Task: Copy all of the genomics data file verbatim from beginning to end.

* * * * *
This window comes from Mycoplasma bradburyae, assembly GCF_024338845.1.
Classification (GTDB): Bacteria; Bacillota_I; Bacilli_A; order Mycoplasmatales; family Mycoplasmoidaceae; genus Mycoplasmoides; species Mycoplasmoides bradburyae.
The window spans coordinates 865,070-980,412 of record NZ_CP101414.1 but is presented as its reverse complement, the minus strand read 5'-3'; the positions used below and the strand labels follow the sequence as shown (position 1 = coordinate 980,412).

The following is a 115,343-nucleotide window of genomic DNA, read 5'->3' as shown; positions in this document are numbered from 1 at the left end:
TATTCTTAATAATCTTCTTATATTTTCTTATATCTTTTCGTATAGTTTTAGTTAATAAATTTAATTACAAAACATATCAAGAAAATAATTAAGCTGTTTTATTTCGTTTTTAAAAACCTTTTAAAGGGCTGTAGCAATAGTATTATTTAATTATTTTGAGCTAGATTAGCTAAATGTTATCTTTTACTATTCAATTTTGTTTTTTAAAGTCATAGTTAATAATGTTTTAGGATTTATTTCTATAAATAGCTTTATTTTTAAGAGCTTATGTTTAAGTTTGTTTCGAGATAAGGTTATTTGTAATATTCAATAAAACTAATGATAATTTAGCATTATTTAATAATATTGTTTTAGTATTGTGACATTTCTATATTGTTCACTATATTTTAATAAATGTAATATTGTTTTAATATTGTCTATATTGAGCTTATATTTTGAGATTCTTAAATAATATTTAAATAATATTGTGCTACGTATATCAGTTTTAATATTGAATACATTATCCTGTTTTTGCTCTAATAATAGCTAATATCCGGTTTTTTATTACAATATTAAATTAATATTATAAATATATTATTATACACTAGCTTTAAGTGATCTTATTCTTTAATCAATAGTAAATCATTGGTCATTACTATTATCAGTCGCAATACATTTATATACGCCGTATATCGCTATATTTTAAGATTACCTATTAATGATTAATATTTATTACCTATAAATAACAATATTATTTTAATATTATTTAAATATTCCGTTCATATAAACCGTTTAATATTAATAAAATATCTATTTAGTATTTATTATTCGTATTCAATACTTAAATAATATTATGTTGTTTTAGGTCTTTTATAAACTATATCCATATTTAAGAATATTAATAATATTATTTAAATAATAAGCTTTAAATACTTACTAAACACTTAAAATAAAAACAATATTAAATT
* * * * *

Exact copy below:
This window comes from Mycoplasma bradburyae, assembly GCF_024338845.1.
Classification (GTDB): Bacteria; Bacillota_I; Bacilli_A; order Mycoplasmatales; family Mycoplasmoidaceae; genus Mycoplasmoides; species Mycoplasmoides bradburyae.
The window spans coordinates 865,070-980,412 of record NZ_CP101414.1 but is presented as its reverse complement, the minus strand read 5'-3'; the positions used below and the strand labels follow the sequence as shown (position 1 = coordinate 980,412).

The following is a 115,343-nucleotide window of genomic DNA, read 5'->3' as shown; positions in this document are numbered from 1 at the left end:
TATTCTTAATAATCTTCTTATATTTTCTTATATCTTTTCGTATAGTTTTAGTTAATAAATTTAATTACAAAACATATCAAGAAAATAATTAAGCTGTTTTATTTCGTTTTTAAAAACCTTTTAAAGGGCTGTAGCAATAGTATTATTTAATTATTTTGAGCTAGATTAGCTAAATGTTATCTTTTACTATTCAATTTTGTTTTTTAAAGTCATAGTTAATAATGTTTTAGGATTTATTTCTATAAATAGCTTTATTTTTAAGAGCTTATGTTTAAGTTTGTTTCGAGATAAGGTTATTTGTAATATTCAATAAAACTAATGATAATTTAGCATTATTTAATAATATTGTTTTAGTATTGTGACATTTCTATATTGTTCACTATATTTTAATAAATGTAATATTGTTTTAATATTGTCTATATTGAGCTTATATTTTGAGATTCTTAAATAATATTTAAATAATATTGTGCTACGTATATCAGTTTTAATATTGAATACATTATCCTGTTTTTGCTCTAATAATAGCTAATATCCGGTTTTTTATTACAATATTAAATTAATATTATAAATATATTATTATACACTAGCTTTAAGTGATCTTATTCTTTAATCAATAGTAAATCATTGGTCATTACTATTATCAGTCGCAATACATTTATATACGCCGTATATCGCTATATTTTAAGATTACCTATTAATGATTAATATTTATTACCTATAAATAACAATATTATTTTAATATTATTTAAATATTCCGTTCATATAAACCGTTTAATATTAATAAAATATCTATTTAGTATTTATTATTCGTATTCAATACTTAAATAATATTATGTTGTTTTAGGTCTTTTATAAACTATATCCATATTTAAGAATATTAATAATATTATTTAAATAATAAGCTTTAAATACTTACTAAACACTTAAAATAAAAACAATATTAAATT